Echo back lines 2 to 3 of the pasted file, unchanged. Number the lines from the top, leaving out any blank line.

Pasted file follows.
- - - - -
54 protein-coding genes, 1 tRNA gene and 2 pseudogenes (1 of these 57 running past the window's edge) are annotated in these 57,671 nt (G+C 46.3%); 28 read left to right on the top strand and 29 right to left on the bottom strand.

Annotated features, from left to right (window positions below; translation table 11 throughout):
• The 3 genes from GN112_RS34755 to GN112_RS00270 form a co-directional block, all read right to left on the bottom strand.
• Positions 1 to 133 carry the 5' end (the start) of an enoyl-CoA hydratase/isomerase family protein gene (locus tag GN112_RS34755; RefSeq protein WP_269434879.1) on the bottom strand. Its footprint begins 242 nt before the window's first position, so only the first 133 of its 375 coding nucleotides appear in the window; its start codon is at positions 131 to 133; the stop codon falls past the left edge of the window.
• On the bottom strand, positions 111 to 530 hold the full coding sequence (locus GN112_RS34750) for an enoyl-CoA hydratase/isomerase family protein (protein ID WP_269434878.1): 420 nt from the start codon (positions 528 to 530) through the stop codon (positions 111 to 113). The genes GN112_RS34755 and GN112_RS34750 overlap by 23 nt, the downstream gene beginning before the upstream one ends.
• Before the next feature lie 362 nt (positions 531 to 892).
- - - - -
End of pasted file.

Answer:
Annotated features, from left to right (window positions below; translation table 11 throughout):
• The 3 genes from GN112_RS34755 to GN112_RS00270 form a co-directional block, all read right to left on the bottom strand.